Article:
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JavaScript

Function parameter and global variable question

I have a little bit of an issue understanding how JS handles local and global variables if they have the same name.

If I type in this:

var number = 10;

function test(parameter) {
  number = parameter + 2;
}

test(number);
document.write(number);

I get the desired effect and the function changes the global variable.

But if I type in this:

var number = 10;

function test(number) {
  number = number + 2;
}

test(number);
document.write(number);

Then the global variable is not affected. I assume this happens because JS treats the left "number" in the line of

number = number + 2;

as a local variable since it has the same name as the parameter, but is there any way to tell JS that I want to affect the global variable, or I have to pay attention every time how I name all the stuff and write the code?

Jason Desiderio
Jason Desiderio
21,811 Points

It is something you'll have to pay attention to while you're writing the code. As you start writing larger applications, name spacing becomes a much much bigger concern. You will find quickly that writing a variable to the global name space is generally a bad idea and you should keep everything at the function level.

1 Answer

Igor Yamshchykov
Igor Yamshchykov
24,397 Points

As Jason said it is actually a bad idea to keep your data in global scope, but sometimes you might need that.

and to answer your question:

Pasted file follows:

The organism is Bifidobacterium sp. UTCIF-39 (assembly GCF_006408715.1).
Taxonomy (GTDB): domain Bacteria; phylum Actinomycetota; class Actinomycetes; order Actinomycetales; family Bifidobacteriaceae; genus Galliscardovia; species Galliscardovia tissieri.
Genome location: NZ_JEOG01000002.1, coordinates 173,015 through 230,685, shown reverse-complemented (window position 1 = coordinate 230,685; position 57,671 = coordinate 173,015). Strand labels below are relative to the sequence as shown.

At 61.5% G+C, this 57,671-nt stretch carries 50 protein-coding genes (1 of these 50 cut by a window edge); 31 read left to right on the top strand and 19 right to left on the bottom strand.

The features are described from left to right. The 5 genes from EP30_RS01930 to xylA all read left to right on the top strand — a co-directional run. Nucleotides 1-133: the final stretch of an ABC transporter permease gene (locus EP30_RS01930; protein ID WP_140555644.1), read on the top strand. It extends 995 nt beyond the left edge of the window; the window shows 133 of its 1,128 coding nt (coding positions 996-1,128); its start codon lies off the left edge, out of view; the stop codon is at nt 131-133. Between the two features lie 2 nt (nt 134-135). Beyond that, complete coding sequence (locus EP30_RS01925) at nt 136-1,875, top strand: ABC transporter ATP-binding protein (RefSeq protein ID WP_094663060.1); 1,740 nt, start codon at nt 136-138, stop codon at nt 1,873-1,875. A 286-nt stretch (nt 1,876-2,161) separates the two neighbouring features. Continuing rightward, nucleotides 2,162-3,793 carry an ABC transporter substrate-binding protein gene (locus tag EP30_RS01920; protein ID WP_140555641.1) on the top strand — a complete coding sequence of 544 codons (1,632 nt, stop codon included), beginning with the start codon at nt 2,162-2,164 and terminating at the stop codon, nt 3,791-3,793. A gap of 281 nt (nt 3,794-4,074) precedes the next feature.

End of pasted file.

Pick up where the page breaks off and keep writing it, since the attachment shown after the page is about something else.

The global variable is not affected in local function, because there is a parameter with same name and function changes that parameter. You are correct with that.

If you want to modify the global variable you might use this approach

var number = 10;

function test(number) {
  return number + 2;
}

number = test(number);

it will return the modified value and you can assign that value to global variable.

Also you can use objects for that, but it might be a little more complicated

var number = { 
    value:10
}

function test(number) {
  number.value = number.value + 2;
}

test(number);

you might got an error here if number wont have any value, or you don't pass a number at all; so you should also use check

function test(number) {
  if(number && number.value){
    number.value = number.value + 2;
  }
}

This will work, because when you pass an object (or array) you are passing a reference to that object, and it is possible to modify the contents of that object.

Hope that helps and wont confuse you.